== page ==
>> >> These USB external HDD non-recognition problems in the XP environment
>> >> have
>> >> been a source of continuing irritation (not to say aggravation) to 
>> >> many
>> >> of
>> >> us. For what it's worth we've put together a kind of checklist for
>> >> troubleshooting this kind of problem which I've listed below.
>> >>
>> >> But before getting to them you might want to try the following...
>> >>
>> >> I'm assuming your reference to a "XP box" is a desktop PC. Assuming it
>> >> is...
>> >>
>> >> Why not temporarily install the 2 1/2" HDD in that machine using one 
>> >> of
>> >> those mounting kits designed for that purpose? They're cheap enough 
>> >> and
>> >> are
>> >> generally available from a local PC repair shop (although I don't know 
>> >> if
>> >> the Office-type stores carry them). Here's one from an online 
>> >> source...
>> >> http://www.provantage.com/datastor-104432~7DTTS02L.htm and they're
>> >> available
>> >> from many online vendors.
>> >> Assuming you're dealing with a non-defective HDD you should be able to
>> >> access its data.
>> >>
>> >> Here's the troubleshooting tips...
>> >> 1. Access Disk Management and see if the USB device is listed. If so, 
>> >> and
>> >> there's no drive letter assigned, see if you can assign a drive letter 
>> >> to
>> >> the device.
>> >> 2. If the USB device is listed in Disk Management with an assigned 
>> >> drive
>> >> letter, right-click on its listing and select Explore from the 
>> >> submenu.
>> >> Hopefully,  Windows Explorer will open and the device will be listed.
>> >> 3. Connect the USB device *directly* to a USB port on the computer, 
>> >> not
>> >> via
>> >> a USB hub. Try different USB ports should your computer have multiple
>> >> ports.
>> >> 4. Avoid using a USB extension cable.
>> >> 5. Try connecting a USB device (that does not contain an auxiliary 
>> >> power
>> >> supply) to a USB port both before and after the boot operation.
>> >> 6. Where a USB (or Firewire) external HDD is involved, access Device
>> >> Manager, highlight the Disk drives listing and click on the Action 
>> >> menu
>> >> item
>> >> and then the "Scan for hardware changes" sub-menu item. Do the same in
>> >> Disk
>> >> Management > Action > Rescan disks.
>> >> 7. Try alternate powering on/off methods. If the USB device contains 
>> >> its
>> >> own
>> >> power supply, try booting up with its power on, then try powering on 
>> >> only
>> >> *after* the system has booted to a Desktop.
>> >> 8. Try a different USB cable.
>> >> 9. In the USB controllers section of Device Manager, uninstall all the
>> >> USB
>> >> controllers listed and reboot.
>> >> 10. If the device in question is a HDD which you installed in a USB
>> >> enclosure, jumper the USB external HDD as Master (or Single if the HDD 
>> >> is
>> >> a
>> >> Western Digital disk). A number of users have reported that jumper
>> >> configuration corrected their non-recognition problem. In my own
>> >> experience
>> >> it didn't seem to matter how a USB external HDD was jumpered. But it 
>> >> may
>> >> be
>> >> worth a try.
>> >> 11. If the device in question is a USB external HDD, first check out 
>> >> the
>> >> HDD
>> >> with the hard drive manufacturer's diagnostic utility. If it checks 
>> >> out
>> >> OK,
>> >> and you can remove the HDD from its enclosure (without voiding  any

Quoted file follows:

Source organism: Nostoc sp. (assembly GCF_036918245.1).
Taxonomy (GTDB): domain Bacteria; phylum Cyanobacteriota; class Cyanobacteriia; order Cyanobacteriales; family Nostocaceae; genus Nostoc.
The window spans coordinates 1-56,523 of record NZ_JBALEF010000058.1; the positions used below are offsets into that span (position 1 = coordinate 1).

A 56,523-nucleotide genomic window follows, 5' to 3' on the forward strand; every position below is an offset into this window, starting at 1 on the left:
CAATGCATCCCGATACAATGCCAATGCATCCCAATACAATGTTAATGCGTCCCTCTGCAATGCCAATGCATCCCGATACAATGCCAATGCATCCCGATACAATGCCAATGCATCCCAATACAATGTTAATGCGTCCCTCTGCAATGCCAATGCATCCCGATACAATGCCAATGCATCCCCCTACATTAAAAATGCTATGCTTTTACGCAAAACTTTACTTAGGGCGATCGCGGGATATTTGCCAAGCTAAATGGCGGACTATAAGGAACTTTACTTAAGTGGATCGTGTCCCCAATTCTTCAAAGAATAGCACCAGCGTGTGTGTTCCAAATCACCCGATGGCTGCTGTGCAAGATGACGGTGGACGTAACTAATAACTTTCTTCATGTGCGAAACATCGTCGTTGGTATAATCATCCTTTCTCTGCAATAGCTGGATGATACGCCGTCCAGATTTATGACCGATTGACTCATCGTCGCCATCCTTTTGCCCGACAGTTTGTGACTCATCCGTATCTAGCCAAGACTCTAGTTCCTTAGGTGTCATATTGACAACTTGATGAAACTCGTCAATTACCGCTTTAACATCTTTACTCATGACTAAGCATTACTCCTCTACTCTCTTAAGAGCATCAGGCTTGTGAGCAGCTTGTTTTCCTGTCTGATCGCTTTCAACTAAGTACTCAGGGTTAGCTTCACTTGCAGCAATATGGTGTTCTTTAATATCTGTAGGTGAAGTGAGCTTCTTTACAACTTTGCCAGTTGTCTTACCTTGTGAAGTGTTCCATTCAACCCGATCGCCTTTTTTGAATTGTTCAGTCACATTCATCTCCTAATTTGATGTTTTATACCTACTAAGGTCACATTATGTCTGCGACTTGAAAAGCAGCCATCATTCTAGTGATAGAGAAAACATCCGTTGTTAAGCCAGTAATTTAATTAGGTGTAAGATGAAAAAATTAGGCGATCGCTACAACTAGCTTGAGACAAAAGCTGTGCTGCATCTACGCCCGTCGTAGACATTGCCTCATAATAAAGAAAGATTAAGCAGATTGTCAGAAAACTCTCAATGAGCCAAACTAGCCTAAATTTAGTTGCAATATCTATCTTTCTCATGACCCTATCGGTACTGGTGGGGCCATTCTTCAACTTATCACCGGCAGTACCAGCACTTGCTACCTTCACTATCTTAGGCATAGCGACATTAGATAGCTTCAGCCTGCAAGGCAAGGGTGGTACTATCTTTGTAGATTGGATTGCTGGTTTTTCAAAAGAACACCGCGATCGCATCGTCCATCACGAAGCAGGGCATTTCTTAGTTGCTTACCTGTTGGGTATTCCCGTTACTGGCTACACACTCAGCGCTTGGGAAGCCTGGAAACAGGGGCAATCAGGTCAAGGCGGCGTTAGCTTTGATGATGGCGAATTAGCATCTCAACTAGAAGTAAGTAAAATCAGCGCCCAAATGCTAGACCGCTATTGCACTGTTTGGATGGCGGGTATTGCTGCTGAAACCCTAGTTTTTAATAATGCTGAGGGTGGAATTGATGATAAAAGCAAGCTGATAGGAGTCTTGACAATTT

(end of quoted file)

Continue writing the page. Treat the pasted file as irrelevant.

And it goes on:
>> >> applicable warranty), do so and install the HDD as an internal HDD to
>> >> determine if there are problems with the drive.
>> >> 12. If the USB device is connected to a USB 2.0 PCI card, try changing
>> >> the
>> >> PCI slot to which it's currently connected to another one.
>> >> 13. Access the website of the manufacturer of the USB device to 
>> >> determine
>> >> if
>> >> there's any firmware update or info re the problem you're experiencing 
>> >> or
>> >> there's any possibility that the USB enclosure itself might be 
>> >> defective.
>> >> 14. Determine from the manufacturer of your motherboard whether 
>> >> there's a
>> >> BIOS upgrade affecting USB device recognition.
>> >>
>> >> P.S.
>> >> A number of posters have reported they've found useful information re
>> >> troubleshooting USB devices on this site...
>> >> http://www.uwe-sieber.de/usbtrouble_e.html
>> >>
>> >> Anna
>>
>>
>> <aribloch@gmail.com> wrote in message
>> news:1164560987.608414.5560@h54g2000cwb.googlegroups.com...
>> > Thanks Anna very much. I think I jumped too soon to say that the "disk
>> > is OK". Yes the error code on the defunked laptop did clearly indicate
>> > a BIOS problem, but maybe I was too quick to judge.
>> >
>> > Facts:
>> > - In the Device Manager, it does appear as a IBM-DJSA-220 (and says
>> > working OK)
>> > - It does NOT appear in the Disk Management window (of Computer
>> > Management console)
>> >
>> > BUT.....
>> >
>> > I downloaded and installed a tool called PTDD Partition Table Doctor.
>> > Immediately on running the program, it said that it "cannot read MBR on
>> > HDD 2". On selecting HDD 2 (the No. 1 is the disk in my laptop), it
>> > displays it as a "Bad Disk" and says that there is an error on the
>> > partition table. When trying to rebuild it, it does not succeed. Also,
>> > when running a surface check it fails like a gazillion times.
>> >
>> > So, now I am very confused. Because Windows says the device (physical
>> > disk) is "working fine" and indeed it was not a disk error that crashed
>> > the laptop it came from. Still, there is the above data from the PTDD
>> > program.
>> >
>> > Very confused.....
>> >
>> > Comments?
>> >
>> > Thanks
>>
>>
>> I suppose it would be best at this point if you would download the 
>> Hitachi
>> Drive Fitness Test - see http://www.hgst.com/hdd/support/download.htm
>> and check out the disk.
>> Anna
> 


0
Anna
11/26/2006 8:00:06 PM
"Arno Wagner" <me@privacy.net> wrote in message news:4su9uiFvfdt9U1@mid.individual.net...
>
>> So, now I am very confused. Because Windows says the device (physical
>> disk) is "working fine" and indeed it was not a disk error that crashed
>> the laptop it came from. Still, there is the above data from the PTDD
>> program.
>
> Windows has very low standards for claiming it "works fine".
>
No cretin, it does not test USB devices at all.

> Get the SMART attributes and post them here.
>
> Arno 


0
Eric
11/26/2006 9:16:01 PM
Reply: